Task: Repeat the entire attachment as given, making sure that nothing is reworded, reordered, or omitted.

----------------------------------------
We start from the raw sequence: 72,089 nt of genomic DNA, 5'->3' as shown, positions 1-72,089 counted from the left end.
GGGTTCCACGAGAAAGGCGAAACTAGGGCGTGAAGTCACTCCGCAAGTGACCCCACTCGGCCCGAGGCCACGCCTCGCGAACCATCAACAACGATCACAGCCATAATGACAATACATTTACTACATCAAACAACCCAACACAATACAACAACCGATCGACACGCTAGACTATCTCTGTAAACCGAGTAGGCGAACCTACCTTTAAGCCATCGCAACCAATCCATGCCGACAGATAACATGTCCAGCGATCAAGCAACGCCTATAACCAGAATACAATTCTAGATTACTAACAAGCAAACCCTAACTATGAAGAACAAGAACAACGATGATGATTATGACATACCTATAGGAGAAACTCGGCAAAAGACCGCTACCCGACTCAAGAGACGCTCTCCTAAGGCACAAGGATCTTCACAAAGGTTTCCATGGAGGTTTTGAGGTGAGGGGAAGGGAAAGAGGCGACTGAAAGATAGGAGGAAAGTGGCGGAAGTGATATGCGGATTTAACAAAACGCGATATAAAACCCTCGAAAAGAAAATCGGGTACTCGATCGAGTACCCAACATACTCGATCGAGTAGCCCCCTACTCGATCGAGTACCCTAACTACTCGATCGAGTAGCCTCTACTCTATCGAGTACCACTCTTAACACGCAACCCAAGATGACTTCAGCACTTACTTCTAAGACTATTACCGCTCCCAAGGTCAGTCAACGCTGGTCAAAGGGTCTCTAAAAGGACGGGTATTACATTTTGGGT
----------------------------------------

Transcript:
We start from the raw sequence: 72,089 nt of genomic DNA, 5'->3' as shown, positions 1-72,089 counted from the left end.
GGGTTCCACGAGAAAGGCGAAACTAGGGCGTGAAGTCACTCCGCAAGTGACCCCACTCGGCCCGAGGCCACGCCTCGCGAACCATCAACAACGATCACAGCCATAATGACAATACATTTACTACATCAAACAACCCAACACAATACAACAACCGATCGACACGCTAGACTATCTCTGTAAACCGAGTAGGCGAACCTACCTTTAAGCCATCGCAACCAATCCATGCCGACAGATAACATGTCCAGCGATCAAGCAACGCCTATAACCAGAATACAATTCTAGATTACTAACAAGCAAACCCTAACTATGAAGAACAAGAACAACGATGATGATTATGACATACCTATAGGAGAAACTCGGCAAAAGACCGCTACCCGACTCAAGAGACGCTCTCCTAAGGCACAAGGATCTTCACAAAGGTTTCCATGGAGGTTTTGAGGTGAGGGGAAGGGAAAGAGGCGACTGAAAGATAGGAGGAAAGTGGCGGAAGTGATATGCGGATTTAACAAAACGCGATATAAAACCCTCGAAAAGAAAATCGGGTACTCGATCGAGTACCCAACATACTCGATCGAGTAGCCCCCTACTCGATCGAGTACCCTAACTACTCGATCGAGTAGCCTCTACTCTATCGAGTACCACTCTTAACACGCAACCCAAGATGACTTCAGCACTTACTTCTAAGACTATTACCGCTCCCAAGGTCAGTCAACGCTGGTCAAAGGGTCTCTAAAAGGACGGGTATTACATTTTGGGT